Where the money goes

Well with taxes due, the White House has put out this great taxpayer receipt.  My favorite part?  People can see that less than 1% of their money goes to non-defense foreign aid.  And, that most of it is going to defense and health and income support for older Americans.

Also reminds me of this great chart from Ezra a while back:

budgetforeignaid.jpg

Photo of the day

Nice article in the N&O yesterday about how Raleigh is a city very much defined by having so many trees.  It really is a great feature.  The following picture is taken from a tall building in downtown Raleigh.

Meanwhile, right down the road at my home in suburban Cary, there’s also lots of trees.  When I describe my neighborhood to those from NoVA (where I grew up) I often say it reminds of Springfield, but with more trees.  The photo below is the google satellite photo of my neighborhood.

This post gets the “political” tag because as the article nicely points out, this is not an accident, but rather a deliberate outcome of public policy choices.

Speedy chicken

Wow– really interesting article in the times about chicken processing (no, interesting and chicken processing is not an oxymoron).  I’ve found the topic of meat productions and, especially the politics involved, to be quite interesting ever since reading Fast Food Nation (which is 10 years old, but as relevant as ever– you should read it if you have not).  Anyway, here’s the gist of what’s up:

Currently, the Agriculture Department’s Food Safety and Inspection Service inspectors are stationed along the assembly lines in poultry plants and examine the birds for blemishes, feces or visible defects before they are processed.

Under the planned expansion, the agency would hand over these duties to poultry plant employees, while the inspectors would spend more time evaluating the plant’s bacteria-testing and other safety programs. The department has run the pilot program in 20 poultry plants since 1998.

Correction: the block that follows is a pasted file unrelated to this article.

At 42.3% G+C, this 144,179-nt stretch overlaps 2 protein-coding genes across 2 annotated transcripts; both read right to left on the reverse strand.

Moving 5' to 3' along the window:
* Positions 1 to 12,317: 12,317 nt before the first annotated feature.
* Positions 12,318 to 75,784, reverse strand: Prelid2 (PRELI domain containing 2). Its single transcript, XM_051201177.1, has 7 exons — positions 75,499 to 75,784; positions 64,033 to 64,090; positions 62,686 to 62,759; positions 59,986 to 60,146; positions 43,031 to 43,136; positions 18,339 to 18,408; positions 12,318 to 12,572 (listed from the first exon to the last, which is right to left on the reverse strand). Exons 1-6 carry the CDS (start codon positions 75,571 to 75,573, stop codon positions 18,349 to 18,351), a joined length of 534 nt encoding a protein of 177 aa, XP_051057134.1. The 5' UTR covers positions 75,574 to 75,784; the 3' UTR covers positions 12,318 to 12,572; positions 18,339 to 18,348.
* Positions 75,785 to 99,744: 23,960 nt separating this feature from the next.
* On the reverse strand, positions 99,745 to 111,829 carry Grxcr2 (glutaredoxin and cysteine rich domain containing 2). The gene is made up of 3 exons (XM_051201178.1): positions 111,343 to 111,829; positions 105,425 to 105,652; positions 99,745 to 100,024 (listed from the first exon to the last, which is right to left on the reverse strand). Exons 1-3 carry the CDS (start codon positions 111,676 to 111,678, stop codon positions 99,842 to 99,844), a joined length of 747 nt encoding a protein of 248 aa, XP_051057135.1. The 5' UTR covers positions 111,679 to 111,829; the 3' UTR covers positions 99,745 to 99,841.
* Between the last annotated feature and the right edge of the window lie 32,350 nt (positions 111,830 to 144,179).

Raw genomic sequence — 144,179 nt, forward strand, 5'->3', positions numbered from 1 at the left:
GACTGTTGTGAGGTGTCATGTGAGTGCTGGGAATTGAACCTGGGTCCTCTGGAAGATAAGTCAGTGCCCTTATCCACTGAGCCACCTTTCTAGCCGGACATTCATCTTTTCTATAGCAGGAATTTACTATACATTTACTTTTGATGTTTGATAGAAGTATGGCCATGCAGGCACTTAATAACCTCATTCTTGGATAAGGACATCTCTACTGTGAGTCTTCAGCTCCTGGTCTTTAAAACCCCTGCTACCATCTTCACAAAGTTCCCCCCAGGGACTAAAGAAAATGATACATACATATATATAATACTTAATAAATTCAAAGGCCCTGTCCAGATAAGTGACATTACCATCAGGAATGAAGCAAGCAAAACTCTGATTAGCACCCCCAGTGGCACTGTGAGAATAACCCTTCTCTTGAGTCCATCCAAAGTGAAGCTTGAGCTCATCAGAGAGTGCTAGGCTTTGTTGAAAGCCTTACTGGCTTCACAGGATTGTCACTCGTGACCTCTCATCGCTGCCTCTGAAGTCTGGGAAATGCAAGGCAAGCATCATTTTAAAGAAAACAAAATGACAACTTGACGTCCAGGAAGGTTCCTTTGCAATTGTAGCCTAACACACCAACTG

But many of the agency’s inspectors said the proposal puts consumers at risk for diseases like those caused bysalmonella. About 1.2 million cases of food poisoning are caused by salmonella each year, according to the Centers for Disease Control and Prevention.

In affidavits given to the Government Accountability Project, a nonprofit legal-assistance group for government whistle-blowers, several inspectors who work at plants where the pilot program is in place said the main problem is that they are removed from positions on the assembly line and put at the end of the line, which makes it impossible for them to spot diseased birds.

So, here’s the question, would you rather have dreaded government bureaucrats who’s sole responsibility is to the general public to make sure that they are not eating diseased chicken, or plant employees, who can be fired, punished, etc., for doing things that cost the plant money?   Hmmmm.  If that’s a tough one you may be a libertarian.  And you can put the power of the market to work and not by chicken after you get salmonella poison.  This is a great example of why we have government assume important functions like this.  As in much of life, it’s all about incentives.  The incentive of government meat inspectors is to keep their jobs and to keep the meat safe.  These incentives are not in conflict.  Alas, these same incentives are in conflict when the inspector is an employee of the company as he knows that every discarded chicken is costing the company money and they won’t be happy about it.  That’s not a recipe for healthy food.  Oh, and if that’s not enough, there’s this:

The inspectors also said the Agriculture Department proposal allows poultry plants to speed up their assembly lines to about 200 birds per minute from 140, hampering any effort to examine birds for defects.

“It’s tough enough when you are trying to examine 140 birds per minute with professional inspectors,” said Stan Painter, a federal inspector in Crossville, Ala., a small town near Huntsville. “This proposal makes it impossible.”

I accept that this in, indeed, 1940’s technology, presumably because nothing more effective as a human visual inspection has been invented as a first-line defense.   I just don’t see how that kind of speed increase without dramatic changes in technology can be good.  I also really like Yglesias‘ point on this:

Is there some particular crisis that’s prompting us to want faster-processed, somewhat less safe chickens? It seems to me that as time goes on and America gets richer, we should become more willing to bear the costs involved in thorough inspections, not less.

Exactly. On a personal level, since my graduate school days moving to my “flush with cash” faculty days I’m personally much more willing to bear the costs of safer (and more humane) meat, which is why I try and purchase most of it at Whole Foods.

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